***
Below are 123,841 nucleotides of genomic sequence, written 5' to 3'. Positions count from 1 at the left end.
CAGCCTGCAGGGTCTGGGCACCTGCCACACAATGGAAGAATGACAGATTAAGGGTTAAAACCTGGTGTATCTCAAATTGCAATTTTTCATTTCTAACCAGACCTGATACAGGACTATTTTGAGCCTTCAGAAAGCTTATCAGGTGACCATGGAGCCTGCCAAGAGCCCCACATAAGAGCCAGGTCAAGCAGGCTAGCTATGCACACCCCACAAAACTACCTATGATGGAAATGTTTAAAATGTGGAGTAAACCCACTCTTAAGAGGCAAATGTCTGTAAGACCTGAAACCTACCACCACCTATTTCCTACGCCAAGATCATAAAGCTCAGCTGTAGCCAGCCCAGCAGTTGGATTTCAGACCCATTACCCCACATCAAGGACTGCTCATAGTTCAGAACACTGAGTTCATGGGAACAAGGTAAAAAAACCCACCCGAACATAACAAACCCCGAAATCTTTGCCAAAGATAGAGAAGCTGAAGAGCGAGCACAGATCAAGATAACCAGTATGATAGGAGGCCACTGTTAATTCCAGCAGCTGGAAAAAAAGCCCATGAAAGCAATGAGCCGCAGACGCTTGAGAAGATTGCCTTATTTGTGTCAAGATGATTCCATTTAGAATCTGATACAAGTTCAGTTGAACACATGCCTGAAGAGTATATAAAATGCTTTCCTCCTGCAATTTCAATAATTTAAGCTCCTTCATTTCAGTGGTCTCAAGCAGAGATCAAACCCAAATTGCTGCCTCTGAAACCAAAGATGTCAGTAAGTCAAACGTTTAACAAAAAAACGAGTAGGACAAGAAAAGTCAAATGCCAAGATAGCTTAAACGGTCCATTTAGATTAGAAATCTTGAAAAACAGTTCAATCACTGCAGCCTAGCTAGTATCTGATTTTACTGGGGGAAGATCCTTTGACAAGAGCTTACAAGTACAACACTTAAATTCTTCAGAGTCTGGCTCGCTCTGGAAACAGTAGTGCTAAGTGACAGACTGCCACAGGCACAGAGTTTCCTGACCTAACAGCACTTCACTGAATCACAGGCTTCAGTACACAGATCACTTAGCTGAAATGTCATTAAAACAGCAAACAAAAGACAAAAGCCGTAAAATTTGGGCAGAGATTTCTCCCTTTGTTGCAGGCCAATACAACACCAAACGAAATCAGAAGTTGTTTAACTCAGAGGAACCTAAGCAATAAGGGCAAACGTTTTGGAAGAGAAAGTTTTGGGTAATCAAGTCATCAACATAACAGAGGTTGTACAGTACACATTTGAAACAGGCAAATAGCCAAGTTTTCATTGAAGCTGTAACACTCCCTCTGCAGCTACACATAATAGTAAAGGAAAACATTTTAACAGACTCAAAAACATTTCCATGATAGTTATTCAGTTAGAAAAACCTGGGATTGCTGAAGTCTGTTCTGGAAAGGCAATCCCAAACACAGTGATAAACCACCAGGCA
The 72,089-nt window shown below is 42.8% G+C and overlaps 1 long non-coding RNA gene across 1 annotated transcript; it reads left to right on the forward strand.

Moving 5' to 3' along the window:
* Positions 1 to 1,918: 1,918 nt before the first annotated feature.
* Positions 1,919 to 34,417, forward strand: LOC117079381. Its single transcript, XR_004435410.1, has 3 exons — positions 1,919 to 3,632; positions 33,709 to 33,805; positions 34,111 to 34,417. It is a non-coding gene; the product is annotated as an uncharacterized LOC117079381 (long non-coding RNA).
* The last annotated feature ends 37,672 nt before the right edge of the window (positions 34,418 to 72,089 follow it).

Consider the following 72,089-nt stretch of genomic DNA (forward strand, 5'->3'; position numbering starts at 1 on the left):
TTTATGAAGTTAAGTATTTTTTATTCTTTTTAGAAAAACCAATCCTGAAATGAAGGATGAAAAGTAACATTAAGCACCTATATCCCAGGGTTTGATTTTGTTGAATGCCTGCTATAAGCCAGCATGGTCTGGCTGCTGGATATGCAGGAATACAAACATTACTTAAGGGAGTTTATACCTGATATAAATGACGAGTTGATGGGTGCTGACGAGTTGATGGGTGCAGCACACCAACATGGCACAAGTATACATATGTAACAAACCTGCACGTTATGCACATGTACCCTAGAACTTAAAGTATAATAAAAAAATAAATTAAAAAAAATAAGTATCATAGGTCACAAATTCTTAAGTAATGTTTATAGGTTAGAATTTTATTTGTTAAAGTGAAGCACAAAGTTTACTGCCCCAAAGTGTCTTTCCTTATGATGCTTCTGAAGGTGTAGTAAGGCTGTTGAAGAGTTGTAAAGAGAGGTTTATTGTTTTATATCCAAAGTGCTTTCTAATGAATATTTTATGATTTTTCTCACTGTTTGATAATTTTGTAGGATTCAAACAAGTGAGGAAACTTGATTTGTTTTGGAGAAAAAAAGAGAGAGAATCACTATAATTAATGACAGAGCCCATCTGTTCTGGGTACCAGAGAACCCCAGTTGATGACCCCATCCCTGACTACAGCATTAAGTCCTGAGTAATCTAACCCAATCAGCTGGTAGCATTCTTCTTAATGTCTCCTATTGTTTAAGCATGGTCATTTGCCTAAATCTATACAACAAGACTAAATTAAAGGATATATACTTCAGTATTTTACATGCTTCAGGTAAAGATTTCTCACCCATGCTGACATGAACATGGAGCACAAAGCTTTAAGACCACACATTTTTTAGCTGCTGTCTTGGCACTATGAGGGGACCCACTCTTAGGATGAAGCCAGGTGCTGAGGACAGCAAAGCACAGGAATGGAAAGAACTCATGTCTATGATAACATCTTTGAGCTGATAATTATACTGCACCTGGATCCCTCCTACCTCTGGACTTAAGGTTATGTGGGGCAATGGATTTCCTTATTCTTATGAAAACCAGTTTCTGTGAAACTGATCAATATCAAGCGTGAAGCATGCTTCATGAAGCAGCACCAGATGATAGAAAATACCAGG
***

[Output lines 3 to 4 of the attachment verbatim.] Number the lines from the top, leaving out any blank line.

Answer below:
The 72,089-nt window shown below is 42.8% G+C and overlaps 1 long non-coding RNA gene across 1 annotated transcript; it reads left to right on the forward strand.

Moving 5' to 3' along the window: